" case when wd is not null then case when wd.hasImage = 1 then true else false end else case when wd2.hasImage = 1 then true else false end end as hasImage, " + 
" case when wd is null then wd2.estimatedDurationSeconds else wd.estimatedDurationSeconds end as durationSeconds " +
" from WorkoutDaySignup wds " +
" left join wds.workoutDayResult wdr " +
" left join wds.workoutDay wd left join wds.workoutRoutineWorkoutDay.workoutDay wd2 " + 
" where wds.user.userId = ? " + 
" and (wdr is null or (wdr.isSkipped = 0 and wdr.complete = 0)) and wds.workoutDayDate >= ? " + 
" order by wds.workoutDayDate, wds.workoutDaySignupId ";
return doQuery(hql, userId, date)
.setMaxResults(numWorkouts)
.setResultTransformer(Transformers.aliasToBean(LightweightWorkoutDaySignup.class))
.list();
}

This code has more HQL in it. Instead of relying on Hibernate to decide what fields to retrieve, we explicitly select only the fields that we want to include. We use a case statement to flatten a few multi table joins into single rows. This query utilizes an org.hibernate.Query object as well, but before executing the query it sets an org.hibernate.transform.ResultTransformer. In this case it creates an org.hibernate.transform.AliasToBeanResultTransformer from a Lightweight DTO class we’ve created. This particular transformer matches the aliases defined in the HQL to JavaBean properties on the specified class. We essentially project those fields onto a List of DTO classes. In this case, our 40+ queries were reduced to one, with obvious implications for overhead. When running the above code in a single thread, the first query took an average of 79 ms to execute. The second one, an average of 16 ms, or 5x faster. The results would be even more staggering if we took the further step of serializing the results into a wire format.

It turns out that in the JPA world, you can practically do the same thing, but the code is much more difficult to maintain and is prone towards brittleness. You end up creating HQL queries that create an inline DTO object. But there’s no notion of an alias to bean result transformer, so the developer is left to create constructors.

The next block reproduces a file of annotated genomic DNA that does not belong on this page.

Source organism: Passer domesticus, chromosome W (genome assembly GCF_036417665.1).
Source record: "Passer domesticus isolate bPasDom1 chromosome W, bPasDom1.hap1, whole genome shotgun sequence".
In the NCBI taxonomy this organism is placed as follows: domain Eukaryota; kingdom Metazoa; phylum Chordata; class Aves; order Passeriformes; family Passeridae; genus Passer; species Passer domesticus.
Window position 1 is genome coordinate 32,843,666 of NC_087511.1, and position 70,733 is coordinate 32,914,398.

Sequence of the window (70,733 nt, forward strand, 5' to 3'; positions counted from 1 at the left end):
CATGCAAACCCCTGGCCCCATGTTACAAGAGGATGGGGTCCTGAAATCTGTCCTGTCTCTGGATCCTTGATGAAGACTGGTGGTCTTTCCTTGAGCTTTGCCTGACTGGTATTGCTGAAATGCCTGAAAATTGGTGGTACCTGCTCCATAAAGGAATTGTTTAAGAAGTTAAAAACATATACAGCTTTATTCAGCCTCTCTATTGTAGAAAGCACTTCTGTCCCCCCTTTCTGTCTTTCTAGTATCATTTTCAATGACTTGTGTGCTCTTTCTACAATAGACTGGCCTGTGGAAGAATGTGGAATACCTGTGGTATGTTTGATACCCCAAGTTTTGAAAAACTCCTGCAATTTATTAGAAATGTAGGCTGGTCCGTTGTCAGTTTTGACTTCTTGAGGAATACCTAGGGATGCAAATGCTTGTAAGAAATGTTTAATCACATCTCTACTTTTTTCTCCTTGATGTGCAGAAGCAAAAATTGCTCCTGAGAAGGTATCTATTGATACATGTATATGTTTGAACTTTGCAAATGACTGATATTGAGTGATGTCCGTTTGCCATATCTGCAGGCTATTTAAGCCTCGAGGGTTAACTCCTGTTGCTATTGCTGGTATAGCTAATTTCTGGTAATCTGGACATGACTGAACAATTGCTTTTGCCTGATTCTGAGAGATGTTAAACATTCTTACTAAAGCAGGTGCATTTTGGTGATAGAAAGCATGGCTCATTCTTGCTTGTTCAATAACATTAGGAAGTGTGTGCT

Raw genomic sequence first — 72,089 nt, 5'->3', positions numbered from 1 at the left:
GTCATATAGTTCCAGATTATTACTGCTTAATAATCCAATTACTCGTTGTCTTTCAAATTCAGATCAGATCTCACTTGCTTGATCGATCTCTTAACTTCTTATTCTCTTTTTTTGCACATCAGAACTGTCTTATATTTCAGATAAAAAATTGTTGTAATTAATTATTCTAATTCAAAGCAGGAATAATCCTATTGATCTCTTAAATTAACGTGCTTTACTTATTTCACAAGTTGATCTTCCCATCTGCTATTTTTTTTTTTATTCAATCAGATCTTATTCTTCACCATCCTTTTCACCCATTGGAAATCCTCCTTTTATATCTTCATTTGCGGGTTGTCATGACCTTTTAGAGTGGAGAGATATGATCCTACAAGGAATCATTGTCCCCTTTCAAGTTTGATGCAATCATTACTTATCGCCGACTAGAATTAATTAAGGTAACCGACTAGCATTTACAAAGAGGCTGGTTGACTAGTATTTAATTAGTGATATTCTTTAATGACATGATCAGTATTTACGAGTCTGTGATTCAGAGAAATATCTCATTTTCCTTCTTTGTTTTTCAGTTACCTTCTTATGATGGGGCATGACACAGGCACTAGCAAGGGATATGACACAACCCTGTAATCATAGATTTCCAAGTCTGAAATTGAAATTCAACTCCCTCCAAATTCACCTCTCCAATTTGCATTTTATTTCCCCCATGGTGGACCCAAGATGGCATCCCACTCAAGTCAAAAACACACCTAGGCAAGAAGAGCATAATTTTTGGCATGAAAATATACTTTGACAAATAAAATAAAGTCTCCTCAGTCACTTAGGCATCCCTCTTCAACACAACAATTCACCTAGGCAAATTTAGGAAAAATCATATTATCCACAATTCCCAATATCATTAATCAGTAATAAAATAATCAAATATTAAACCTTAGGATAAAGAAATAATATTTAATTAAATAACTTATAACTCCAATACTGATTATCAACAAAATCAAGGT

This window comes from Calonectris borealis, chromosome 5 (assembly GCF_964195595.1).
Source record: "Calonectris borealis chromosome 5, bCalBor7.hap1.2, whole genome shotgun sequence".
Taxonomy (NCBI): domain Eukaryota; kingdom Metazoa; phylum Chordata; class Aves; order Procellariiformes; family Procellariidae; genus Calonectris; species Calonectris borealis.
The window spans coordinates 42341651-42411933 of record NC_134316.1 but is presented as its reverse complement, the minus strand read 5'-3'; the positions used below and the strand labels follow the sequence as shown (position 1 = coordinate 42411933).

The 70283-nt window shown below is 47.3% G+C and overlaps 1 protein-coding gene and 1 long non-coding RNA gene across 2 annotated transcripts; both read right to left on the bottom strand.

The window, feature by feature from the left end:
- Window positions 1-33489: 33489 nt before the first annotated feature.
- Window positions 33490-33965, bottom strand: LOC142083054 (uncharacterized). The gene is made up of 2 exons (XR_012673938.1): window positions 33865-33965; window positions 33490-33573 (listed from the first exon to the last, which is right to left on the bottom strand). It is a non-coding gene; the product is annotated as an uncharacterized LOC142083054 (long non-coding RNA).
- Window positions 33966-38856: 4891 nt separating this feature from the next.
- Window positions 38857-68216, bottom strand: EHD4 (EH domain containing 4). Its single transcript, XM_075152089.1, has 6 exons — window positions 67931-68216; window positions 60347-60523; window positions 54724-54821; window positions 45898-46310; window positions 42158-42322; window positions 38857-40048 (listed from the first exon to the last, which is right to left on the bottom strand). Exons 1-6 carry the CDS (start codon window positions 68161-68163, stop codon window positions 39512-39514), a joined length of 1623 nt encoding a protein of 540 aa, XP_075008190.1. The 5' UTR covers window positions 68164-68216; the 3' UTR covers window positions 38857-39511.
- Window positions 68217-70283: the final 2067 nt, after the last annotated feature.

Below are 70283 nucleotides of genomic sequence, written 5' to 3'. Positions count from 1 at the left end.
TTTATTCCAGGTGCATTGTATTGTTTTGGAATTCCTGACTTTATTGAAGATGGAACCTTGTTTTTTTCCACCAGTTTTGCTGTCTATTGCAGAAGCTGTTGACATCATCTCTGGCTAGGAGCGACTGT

List result = em.createQuery("select distinct new LightweightWorkoutDaySignup(wds.workoutDaySignupId, wd.workoutDayId, " +
" wds.user.userId,wd.name, wd.description, " + 
" wds.workoutDayDate, wds.user.fullName as fullName, wds.user.username as username, case when wdr is null then false elsecase when (wdr.complete = 1 or wdr.isSkipped = 1) then true else false end end as isComplete, "+ 
" wd.hasImage, wd.estimatedDurationSeconds)" +
" from WorkoutSignup ws " +
" join ws.workoutRoutineSignups wrs join wrs.workoutDaySignups wds join wds.workoutRoutineWorkoutDay wrwd join wrwd.workoutDay wd left join wds.workoutDayResult wdr " + 
" where ws.workoutSignupId = ? and ws.user.userId = ? " + 
" order by wds.workoutDayDate, wds.workoutDaySignupId ")
.setParameter(1, workoutSignupId)
.setParameter(2, userId)
.getResultList();

This is a suboptimal approach because the number of fields that may be represented in the Java object could be large. As fields are added, new fields must be added to the constructor, and any HQL that is not updated appropriately will not break until run time (since the HQL is not compiled until runtime). Furthermore, new code that is written will have to re-create the constructor with all of its arguments in the correct order. This is much more difficult than it sounds.

For this reason, we often find DAOs, that otherwise would be implemented as pure JPA, “dipping” into Hibernate, when this particular optimization is required. We recommend keeping this in mind if large object graphs become a performance issue in your application.